The key theme of our international program will be polarization, fragmentation in society. We want to grow the region’s expertise in this issue and support communities counter it. Not only in the Czech Republic, but in other countries – in places like Poland and Romania, for example, it’s a critical issue.


 Originally the Jewish ghetto, this district in Sofia in Bulgaria has become a centre for the arts thanks to local assocations.

Out-migration, social media, navigating modern chaos – all of these phenomena weaken communities and lead people to stay firmly within their comfort zones. Today, it seems that we often have more in common with a cafe owner in Amsterdam, who wears the same T-shirts and whose posts we like on Facebook, than our neighbors living just a meter away on the other side of our apartment walls. One of the things we will focus on is connecting diverse people who wouldn’t otherwise meet. Basically we want to counter the effects of social networks by creating opportunities for people who are different, who have different opinions, ages or social status to meet face to face.

Via Foundation is unusual among foundations in that it relies solely on private giving, that is, gifts from companies, individuals and foundations, and avoids government funding. Will Via continue with this policy?

This is a basic principle of our work and we will definitely retain it, and strengthen it. That’s why my predecessor Jiri Bárta is going to stay on the Via team and lead our endowment campaign. Under his guidance, we’ll be asking donors for endowment gifts over the next year and a half.

Today, Via has over $2.8 million in its endowment, owns several properties and invests in securities. The revenues, which are about $130,000 a year right now, help cover our operating expenses and our direct work with grant recipients. Our goal is to raise another $1 million in two years, that we will then further invest.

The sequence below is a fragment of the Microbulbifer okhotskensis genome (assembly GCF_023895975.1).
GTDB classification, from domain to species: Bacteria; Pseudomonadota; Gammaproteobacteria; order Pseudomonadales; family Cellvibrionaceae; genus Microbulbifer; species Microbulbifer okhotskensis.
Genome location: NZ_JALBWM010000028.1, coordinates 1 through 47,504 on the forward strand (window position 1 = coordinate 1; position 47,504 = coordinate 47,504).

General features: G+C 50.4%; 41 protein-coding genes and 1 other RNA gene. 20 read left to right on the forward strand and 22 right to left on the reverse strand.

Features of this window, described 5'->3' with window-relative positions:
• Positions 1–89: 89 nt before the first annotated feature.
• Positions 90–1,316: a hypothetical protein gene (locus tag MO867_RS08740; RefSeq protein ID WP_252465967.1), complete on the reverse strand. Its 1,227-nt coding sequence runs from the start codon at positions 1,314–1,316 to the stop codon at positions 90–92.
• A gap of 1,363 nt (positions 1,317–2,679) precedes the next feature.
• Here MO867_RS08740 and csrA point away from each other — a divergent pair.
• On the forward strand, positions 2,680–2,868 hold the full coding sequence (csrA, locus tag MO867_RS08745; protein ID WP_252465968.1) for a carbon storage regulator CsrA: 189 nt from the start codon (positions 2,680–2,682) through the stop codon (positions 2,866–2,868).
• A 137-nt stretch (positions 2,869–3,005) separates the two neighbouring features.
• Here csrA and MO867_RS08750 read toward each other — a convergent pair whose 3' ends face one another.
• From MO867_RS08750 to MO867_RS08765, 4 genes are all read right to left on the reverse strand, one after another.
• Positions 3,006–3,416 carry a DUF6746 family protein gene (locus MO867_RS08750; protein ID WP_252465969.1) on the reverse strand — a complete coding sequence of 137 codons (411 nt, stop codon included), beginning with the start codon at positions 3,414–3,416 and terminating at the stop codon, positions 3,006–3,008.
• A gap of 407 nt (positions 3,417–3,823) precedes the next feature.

Via’s charitable auction raises funds to support communities through Via programming.

What are you most excited about in your new role, and what are you concerned about 

I’m looking forward to working with a team of great people, who bring passion and professional experience to their work. On the other hand, I respect what our predecessors accomplished. We recently surveyed Czech philanthropists in a feasibility study for the endowment campaign and learned that donors’ trust in Via is  exceptionally high. That’s a huge commitment as we look to the future, to maintain their trust and the high standards of our work 

That also connected to our recent analyses of Via’s impact. Although some of the changes are visible, like the top of an iceberg, many aspects take place below the surface. We’re making strides in verifying the results of our work through independent research surveys and using the findings to continually improve our work. I have to admit that monitoring impact like this is complicated, as many factors come into play. We’ve taken a few wrong turns but we are learning profoundly as we go.

You’ve met dozens of inspiring individuals since you joined Via and visited dozens of fascinating supported communities. If you had to choose two or three favorites, which would they be?

I recall the very first project I visited. It was in Velvary, north of Prague, where dozens of volunteers were restoring a devastated swimming area that had been a popular recreational destination for the community long ago. Today, five years later, it’s a beautiful place and the then community leader is now the town’s very successful mayor. My second would be our weekend excursions, when we take our donors, often leading business men and women, to visit supported projects in different parts of the Czech Republic. These trips bring together people who are successful in very different ways, and the meetings are extraordinarily enriching.

In Suchá Rudná in the Bruntál region of north Moravia, residents built a gazebo on their village square.

My top favorite would have to be the Jeseník mountains, where I’m from. It’s a joy to see this region awakening as if from slumber thanks to a few pioneers. Sometimes we drive for hours to see our grant recipients, to border areas, remote villages, places that feel like the end of the world. I’ve always been drawn to Via’s support of incredible people who live beyond society’s typical radar. It seems to me that often, the end of the world is actually the beginning.

Zdeněk Mihalco (36) spent 10 years in the media, as the editor of the online news server Aktuálně.cz, Hospodářských novin (Financial Daily) and Forbes magazine. He’s been part of the Via team since 2015 and has served as Program Director for the past two year. As of October 1, 2019, he is the Executive Director of Via Foundation.

Interviewed by Hana Sedláková, Communications Manager at Via.